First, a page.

Originally posted on Andrew-Robinson-Online.com
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It’s no big surprise that flat panel displays are getting larger. Not only larger, but seemingly more affordable too. Because flat panel displays have gotten larger and more affordable, many within the front projection community -manufacturers and enthusiasts alike -have begun to question the need or relevance of front projectors in any environment outside of a dedicated home theater. After all, in most living room environments, or even multi-purpose media rooms, does one need a display larger than say 80 or 90 inches? I say yes, but I also argue that when it comes to 80 plus inch flat panel displays -media room or not -a front projector is going to give you a better image and potentially be more affordable.

Right now the largest display size commonly available to consumers is 70 inches, though I am aware that both 80 and 90 inch HDTVs are also available. A 70 inch diagonal HDTV is big, I know because I have one in the wonderful (and affordable) 70-inch Vizio E-Series ($1,599.99 at Vizio.com). At just under $1,600 the Vizio E-Series’ value is nearly beyond reproach, however if you wanted to step things up to say 80 or even 90 inches diagonally the jump in price is steep -real steep. For example, Sharp’s 80 inch (or 80-inch Class) LED HDTV starts at $4,999.99 and caps out at $6,499.99 depending on what features you need it to have. Their 90 inch variant retails for $10,999.99. Five years ago both displays would’ve cost you three if not four times that amount, so let’s not get too bent out of shape. But even at a little over ten grand, is the Sharp 90 inch LED HDTV the best way to go? Is the 80 inch at even a penny under five grand the way to go? What if you want to go larger?

The problem facing a lot of these larger than life HDTVs is that in order to hit certain price points manufacturers are reusing or utilizing back or edge lighting systems designed for smaller displays -say displays ranging in size from 60 to maybe 70 inches. This means that light uniformity and brightness -yes I said brightness -suffer. Also, because many of these displays use either glass or special coated plastic in front of their screens, glare is also a big issue. So is power. All of these things add up to an experience that doesn’t quite live up to the promise put forth by those who would otherwise have you believe that the only way to enjoy big screen viewing outside of a dedicated theater is via a large HDTV. So, what does all this have to do with front projection?

With the advent of both light rejecting screens and affordable projectors we now have another option for big screen viewing, even in ambient light situations -front projection’s once Achilles heel. It’s not that ambient light or light rejecting screens were discovered yesterday -they weren’t -however, years ago they, like larger HDTVs, had their drawbacks. Today these drawbacks like “shimmer” and light uniformity have (largely) been remedied. Moreover, pricing for such screens, like their HDTV counterparts, have also dropped over the years. And what of the front projection part? For starters they (front projectors) have gotten really good at practically every level -i.e. price. Not only have projectors gotten exponentially better, they’ve gotten brighter too. Like with HDTVs, the level of front projector you can buy today for around $2,000 would’ve cost you ten or more (thousand) just a few short years ago. All these factors add up to an answer that not only has the potential for greater performance over a larger than life HDTV, but also be a better value.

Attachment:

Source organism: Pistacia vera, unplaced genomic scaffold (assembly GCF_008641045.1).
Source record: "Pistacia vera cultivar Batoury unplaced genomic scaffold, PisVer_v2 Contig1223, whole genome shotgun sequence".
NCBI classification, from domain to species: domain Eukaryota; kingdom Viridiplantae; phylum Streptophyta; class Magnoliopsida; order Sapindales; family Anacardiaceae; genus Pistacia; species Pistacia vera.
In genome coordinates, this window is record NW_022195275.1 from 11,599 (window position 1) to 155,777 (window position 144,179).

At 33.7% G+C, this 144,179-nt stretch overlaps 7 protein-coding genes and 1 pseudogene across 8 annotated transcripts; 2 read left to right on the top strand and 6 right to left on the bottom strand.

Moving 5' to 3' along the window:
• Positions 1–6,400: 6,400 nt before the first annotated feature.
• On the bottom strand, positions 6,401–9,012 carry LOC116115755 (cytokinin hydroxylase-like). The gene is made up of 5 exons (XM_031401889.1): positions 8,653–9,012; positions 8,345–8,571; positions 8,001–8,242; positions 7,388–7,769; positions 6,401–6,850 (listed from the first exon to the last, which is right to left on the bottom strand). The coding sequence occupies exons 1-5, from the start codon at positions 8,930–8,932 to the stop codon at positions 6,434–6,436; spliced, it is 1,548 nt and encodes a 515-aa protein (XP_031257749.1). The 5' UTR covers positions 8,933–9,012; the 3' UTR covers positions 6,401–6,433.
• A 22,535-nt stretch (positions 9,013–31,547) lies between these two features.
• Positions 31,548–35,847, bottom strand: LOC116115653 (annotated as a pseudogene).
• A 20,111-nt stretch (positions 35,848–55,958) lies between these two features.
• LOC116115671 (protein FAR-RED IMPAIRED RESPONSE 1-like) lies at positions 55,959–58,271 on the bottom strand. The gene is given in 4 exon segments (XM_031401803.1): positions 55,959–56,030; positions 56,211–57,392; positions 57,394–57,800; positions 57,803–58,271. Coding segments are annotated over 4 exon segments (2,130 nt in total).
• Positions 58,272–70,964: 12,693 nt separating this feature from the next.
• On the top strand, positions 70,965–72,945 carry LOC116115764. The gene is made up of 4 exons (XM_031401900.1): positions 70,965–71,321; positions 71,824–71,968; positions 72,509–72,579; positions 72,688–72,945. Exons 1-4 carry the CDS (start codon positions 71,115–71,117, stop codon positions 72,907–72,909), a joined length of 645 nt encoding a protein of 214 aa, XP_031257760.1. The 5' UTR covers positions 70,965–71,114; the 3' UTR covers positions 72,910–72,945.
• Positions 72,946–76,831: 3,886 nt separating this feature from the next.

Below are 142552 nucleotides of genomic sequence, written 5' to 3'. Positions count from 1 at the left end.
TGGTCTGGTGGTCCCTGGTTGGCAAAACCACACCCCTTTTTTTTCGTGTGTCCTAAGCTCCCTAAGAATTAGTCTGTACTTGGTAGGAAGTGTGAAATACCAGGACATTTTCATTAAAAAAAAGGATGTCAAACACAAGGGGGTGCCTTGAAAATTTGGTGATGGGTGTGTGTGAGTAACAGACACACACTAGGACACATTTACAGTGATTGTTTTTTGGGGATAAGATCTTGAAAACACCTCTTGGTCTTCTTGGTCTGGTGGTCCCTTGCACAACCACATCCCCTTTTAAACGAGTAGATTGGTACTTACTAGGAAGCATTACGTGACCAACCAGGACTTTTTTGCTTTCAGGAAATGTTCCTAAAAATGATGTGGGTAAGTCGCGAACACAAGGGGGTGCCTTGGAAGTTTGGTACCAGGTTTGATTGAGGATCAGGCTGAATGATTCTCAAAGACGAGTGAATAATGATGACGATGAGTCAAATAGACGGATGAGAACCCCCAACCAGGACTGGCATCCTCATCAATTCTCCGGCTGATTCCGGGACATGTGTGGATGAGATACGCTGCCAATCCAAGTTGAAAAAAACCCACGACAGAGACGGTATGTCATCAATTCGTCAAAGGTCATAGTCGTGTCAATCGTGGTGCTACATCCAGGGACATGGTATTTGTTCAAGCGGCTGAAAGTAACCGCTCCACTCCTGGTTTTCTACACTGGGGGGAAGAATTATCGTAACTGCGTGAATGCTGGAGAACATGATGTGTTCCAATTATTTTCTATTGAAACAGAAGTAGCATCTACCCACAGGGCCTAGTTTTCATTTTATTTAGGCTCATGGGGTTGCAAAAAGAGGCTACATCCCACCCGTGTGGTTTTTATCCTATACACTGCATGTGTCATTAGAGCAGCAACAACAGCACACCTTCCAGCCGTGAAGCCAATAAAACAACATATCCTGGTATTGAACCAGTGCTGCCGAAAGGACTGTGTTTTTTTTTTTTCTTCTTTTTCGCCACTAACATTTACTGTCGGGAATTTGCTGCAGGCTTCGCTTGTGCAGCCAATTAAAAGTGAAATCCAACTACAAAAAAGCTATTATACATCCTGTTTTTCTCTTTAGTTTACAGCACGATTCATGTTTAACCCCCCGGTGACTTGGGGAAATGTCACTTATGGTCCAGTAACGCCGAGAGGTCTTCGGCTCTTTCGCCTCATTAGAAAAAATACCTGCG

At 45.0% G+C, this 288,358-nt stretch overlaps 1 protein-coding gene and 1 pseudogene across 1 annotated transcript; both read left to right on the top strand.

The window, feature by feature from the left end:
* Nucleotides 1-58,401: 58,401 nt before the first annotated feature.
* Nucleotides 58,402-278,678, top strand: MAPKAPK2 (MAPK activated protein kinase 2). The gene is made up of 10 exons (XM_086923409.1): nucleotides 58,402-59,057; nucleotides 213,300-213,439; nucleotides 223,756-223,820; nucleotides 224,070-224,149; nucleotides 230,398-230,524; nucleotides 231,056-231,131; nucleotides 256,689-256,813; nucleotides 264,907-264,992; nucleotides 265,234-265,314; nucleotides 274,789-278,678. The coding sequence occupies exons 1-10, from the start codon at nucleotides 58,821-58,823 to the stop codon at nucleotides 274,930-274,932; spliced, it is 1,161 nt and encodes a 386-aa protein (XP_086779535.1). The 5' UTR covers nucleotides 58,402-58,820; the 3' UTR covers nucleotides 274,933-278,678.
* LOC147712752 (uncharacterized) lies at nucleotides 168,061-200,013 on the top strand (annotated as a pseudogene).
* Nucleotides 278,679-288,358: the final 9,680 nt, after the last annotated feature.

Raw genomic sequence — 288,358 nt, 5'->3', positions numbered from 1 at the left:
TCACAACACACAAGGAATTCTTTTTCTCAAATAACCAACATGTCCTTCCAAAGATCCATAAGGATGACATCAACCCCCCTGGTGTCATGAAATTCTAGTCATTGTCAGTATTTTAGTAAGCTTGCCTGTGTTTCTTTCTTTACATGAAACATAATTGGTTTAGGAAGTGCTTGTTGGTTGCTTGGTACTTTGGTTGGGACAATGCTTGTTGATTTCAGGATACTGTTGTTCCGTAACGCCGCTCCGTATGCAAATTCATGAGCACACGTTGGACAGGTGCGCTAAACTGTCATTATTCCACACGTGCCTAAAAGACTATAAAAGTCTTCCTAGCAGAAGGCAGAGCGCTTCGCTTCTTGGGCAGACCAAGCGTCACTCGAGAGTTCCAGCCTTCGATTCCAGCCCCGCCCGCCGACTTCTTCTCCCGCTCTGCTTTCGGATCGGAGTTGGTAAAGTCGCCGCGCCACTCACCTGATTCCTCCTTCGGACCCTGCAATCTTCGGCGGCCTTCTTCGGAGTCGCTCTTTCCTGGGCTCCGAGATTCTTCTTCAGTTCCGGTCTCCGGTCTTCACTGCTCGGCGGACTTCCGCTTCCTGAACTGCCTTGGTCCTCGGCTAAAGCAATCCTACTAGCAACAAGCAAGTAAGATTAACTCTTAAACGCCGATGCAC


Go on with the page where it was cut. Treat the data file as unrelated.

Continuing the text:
Without question, if you’re looking to enjoy an image in excess of 100 inches in a living room style environment then a front projection setup is the BEST way to go over even the largest of HDTVs available today. But let’s stay focused on diagonal sizes ranging from say 80 to 100 inches, which is plenty big. SI Screens is arguably the leader in the ambient light rejecting, front projection screen space and their latest variant, Black Diamond Zero Edge, is the crown jewel of the manufacturer’s line. According to one of SI Screen’s authorized retailers, Projector People, the Black Diamond Zero Edge screen starts at $2,799 for an 80-inch diagonal, 16:9 screen. $2,799 isn’t inexpensive for a screen, but remember we’re trying to put together a package that is equal to or less than a comparable 80-inch HDTV, which in this case is $5,000. So, having now spent $2,799 on our screen, we now have $2,201 to spend on a front projector and mount. Sticking with the online retailer Projector People, let’s add in an Epson 8350 HD front projector for $1,249. The 8350 is a phenomenal projector at its price (and even a few ticks above) and possesses a reported 50,000:1 contrast rating along with a brightness of 2,000 ANSI Lumens -plenty bright for an 80-inch ambient light rejecting screen such as the Black Diamond Zero Edge. The 8350 is not 3D, but should you need 3D functionality you could just as easily step up to Epson’s 3020 ($1,549) and still be well within budget. As for mounting and cables? A quick jaunt over to Monoprice will cure what ails you and all for less than $50 for both the mount and requisite HDMI cable. Final cost? $4,098 for a savings of $901 give or take over Sharp’s stripped down 80-inch LED HDTV. Compare it to their non-stripped 80 inch model and your total savings rockets to $2,401.99.

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